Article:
What Is it?
The P10 is Huawei's flagship smartphone for 2017, and as the name suggests, it succeeds last year's P9. For the most part, the P10 is a case of refinement rather than revolution, building on the P9's core functionality and design.
Once again, the dual rear-facing cameras co-engineered with Lecia are a headlining feature, as is a selfie camera that's now also Leica branded. The dual rear camera configuration is made up of a 12MP colour sensor and a 20MP monochrome sensor, both with an aperture of f/2.2. Since the second camera only shoots in black and white, Huawei says it can take far more light information than a conventional camera, which in turn improves low-light performance and contrast.
The dual cameras can also be used to simulate bokeh, and as with the iPhone 7 Plus, soften backgrounds when shooting portraiture.
Notably, the P10 will be available in eight colours internationally. Blue and green models designed with Pantone are clear standouts, so fingers crossed they make it to Australia.
One other new feature for the year is water-resistance, although the P10 isn't quite as water-resistant as other phones on the market. There's an internal nano-coating to provide extra protection against water damage, but not to the same degree as the IP67 or IP68 rated iPhone 7 or Samsung Galaxy S7. But hey, some water-resistance is better than no water-resistance. It might survive an accidental dunk or spill, but it's not something I'd be too keen to test out deliberately.
Notably, the P10 Plus - the P10's larger sibling - has a rating IPX3, which means that it's splash-proof but can't be immersed.
Other key specifications for the P10 include a 5.1-inch 1080p display, a Kirin 960 processor, 4GB of RAM, 64GB of expandable storage, a customised version of Android based on Nougat, and a 3,200mAh battery .
What did we think?
First things first, the blue P10 is absolutely gorgeous. I'll be devastated if it doesn't make it to Australia, as I'm more than a little in love with the finish: it's very much the new hotness. The blue model makes use of Huawei's new "hyper diamond cut-finishing", which leaves the back feeling matte, while looking glossy and reflective. Despite this, the finish doesn't really show fingerprints.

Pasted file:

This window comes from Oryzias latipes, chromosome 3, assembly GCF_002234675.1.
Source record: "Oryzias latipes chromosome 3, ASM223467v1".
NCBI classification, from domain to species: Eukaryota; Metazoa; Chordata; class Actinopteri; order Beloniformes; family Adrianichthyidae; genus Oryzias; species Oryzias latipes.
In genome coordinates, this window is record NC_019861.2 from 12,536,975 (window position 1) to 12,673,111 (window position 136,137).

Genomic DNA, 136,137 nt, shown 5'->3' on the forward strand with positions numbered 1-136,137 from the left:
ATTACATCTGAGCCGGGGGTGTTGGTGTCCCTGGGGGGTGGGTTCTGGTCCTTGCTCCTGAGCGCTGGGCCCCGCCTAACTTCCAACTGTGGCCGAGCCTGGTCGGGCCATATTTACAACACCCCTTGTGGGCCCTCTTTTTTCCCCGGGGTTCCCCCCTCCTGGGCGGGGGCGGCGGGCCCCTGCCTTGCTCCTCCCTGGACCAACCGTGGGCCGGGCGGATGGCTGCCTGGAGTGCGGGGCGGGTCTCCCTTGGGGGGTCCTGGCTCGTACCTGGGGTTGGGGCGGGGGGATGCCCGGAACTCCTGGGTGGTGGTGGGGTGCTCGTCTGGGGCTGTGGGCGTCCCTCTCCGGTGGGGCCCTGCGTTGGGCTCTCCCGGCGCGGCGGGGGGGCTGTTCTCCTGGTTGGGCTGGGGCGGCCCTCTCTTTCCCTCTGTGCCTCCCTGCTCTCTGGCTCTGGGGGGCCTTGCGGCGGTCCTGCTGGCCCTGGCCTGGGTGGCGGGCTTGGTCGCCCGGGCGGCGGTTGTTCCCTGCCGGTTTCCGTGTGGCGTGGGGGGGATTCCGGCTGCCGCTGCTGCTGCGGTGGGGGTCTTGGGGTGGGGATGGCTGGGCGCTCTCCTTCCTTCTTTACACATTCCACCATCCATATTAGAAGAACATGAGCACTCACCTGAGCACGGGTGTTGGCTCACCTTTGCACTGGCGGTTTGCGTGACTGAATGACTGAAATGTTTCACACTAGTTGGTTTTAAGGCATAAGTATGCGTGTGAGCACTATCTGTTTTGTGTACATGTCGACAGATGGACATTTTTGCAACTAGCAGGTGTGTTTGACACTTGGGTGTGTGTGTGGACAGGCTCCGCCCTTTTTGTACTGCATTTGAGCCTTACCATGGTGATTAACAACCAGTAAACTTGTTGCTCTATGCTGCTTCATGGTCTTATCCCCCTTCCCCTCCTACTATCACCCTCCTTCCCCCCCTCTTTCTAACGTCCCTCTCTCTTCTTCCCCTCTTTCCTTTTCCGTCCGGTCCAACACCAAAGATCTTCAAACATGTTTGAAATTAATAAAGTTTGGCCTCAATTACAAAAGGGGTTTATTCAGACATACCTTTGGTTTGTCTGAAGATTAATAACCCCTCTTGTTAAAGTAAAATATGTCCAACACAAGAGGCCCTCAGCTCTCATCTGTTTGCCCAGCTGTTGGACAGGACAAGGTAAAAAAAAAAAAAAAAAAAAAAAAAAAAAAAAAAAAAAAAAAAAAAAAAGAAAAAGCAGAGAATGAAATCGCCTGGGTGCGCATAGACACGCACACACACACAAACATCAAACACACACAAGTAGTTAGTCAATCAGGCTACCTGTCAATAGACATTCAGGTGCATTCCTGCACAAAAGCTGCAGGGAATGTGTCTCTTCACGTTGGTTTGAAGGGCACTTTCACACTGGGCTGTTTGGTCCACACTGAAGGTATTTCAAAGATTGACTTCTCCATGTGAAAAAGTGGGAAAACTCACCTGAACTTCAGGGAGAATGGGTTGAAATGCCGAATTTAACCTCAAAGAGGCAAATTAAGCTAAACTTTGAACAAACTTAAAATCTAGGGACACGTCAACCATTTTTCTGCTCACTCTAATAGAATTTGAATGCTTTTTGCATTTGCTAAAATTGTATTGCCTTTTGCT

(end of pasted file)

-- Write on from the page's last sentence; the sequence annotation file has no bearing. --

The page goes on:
There'll be one or two other hyper diamond cut options, one high gloss white ceramic option, and other colours will use more conventional sandblasted matte finishes. Once again, I'd love to see Huawei bring whatever colours and finishes it can to Australia, cause quite frankly, black smartphones are boring.
Despite rocking a 5.1-inch screen, the P10 is roughly the same size as a 4.7-inch iPhone 7 thanks to a smaller amount of bezel. It's not quite as impressive as the LG G6 in terms of bezel reduction, but the P10 still feels slick and efficiently designed. The P10's taken a few other cues from the iPhone, including the move to a front facing fingerprint and less prominent antenna lines.
Huawei's customised take on Android - EMUI - still doesn't quite compare to a more vanilla solution. While the latest version is based on Nougat and has made leaps and bounds over past iterations, there's still a few odd quirks to deal with. There's plenty of preloaded apps you can’t uninstall, notifications about apps using battery in the background are still more frequent than they should be, and there still doesn't look like there's a way to turn them off.
Fortunately, even if you're not a fan of Huawei's aesthetic, it's simple enough to at least make the P10 feel a little more Android-y, with apps like the Pixel Launcher (which, admittedly, you'll need to get through an APK mirror), Google's stock keyboard, and Messages.
As with the P9, the P10's camera steals the show. While I haven't played with it extensively yet, you're able to take stunning photos; in some cases, people didn't believe I had actually take them on a smartphone.
Thanks to the monochrome sensor, the P10 can do a pretty decent job in lowlight - especially if you're shooting in black and white - but I found I needed to use manual settings for best effect. When shooting automatic, keeping ISO low seems to be prioritised, and as such, the camera drops shutterspeed by default. If you're dealing with scenes with movement, you'll end up with motion blur. I found turning up ISO and increasing shutterspeed a much better solution, and it didn't add much grain either.
As aforementioned, the P10's camera also has neat features like the ability to simulate bokeh, and the new portrait mode. I still need to play with these more, but so far, I've been impressed.
The P10's front-facing camera is also Leica-branded, and packs a wider aperture lens of f/1.9 with some smarts: the camera will automatically zoom out to if it detects multiple people in your selfie.
All in all, the P10 is quite a promising device. Signs are showing that Huawei is continuously getting better and better at making genuinely desirable smartphones and the P10 looks set to prove that Huawei shouldn't just be considered a "cheaper alternative". I've still got a couple of questions around battery life, water-resistance, and pricing (especially when compared to the LG G6 and Samsung Galaxy S8, which are set to make strides in terms of edge-to-edge displays), but I'm looking forward to the P10's local launch. Especially if we get it in blue.
When can I buy it?
The P10 will hit Australian retailers somewhere between May and June.
How much will it cost me?
Local pricing for the P10 has yet to be confirmed, but the P9 launched at $799 last year. The P10 will however start at €649 internationally - which converts to roughly $910 locally - so we could potentially see a slightly higher price.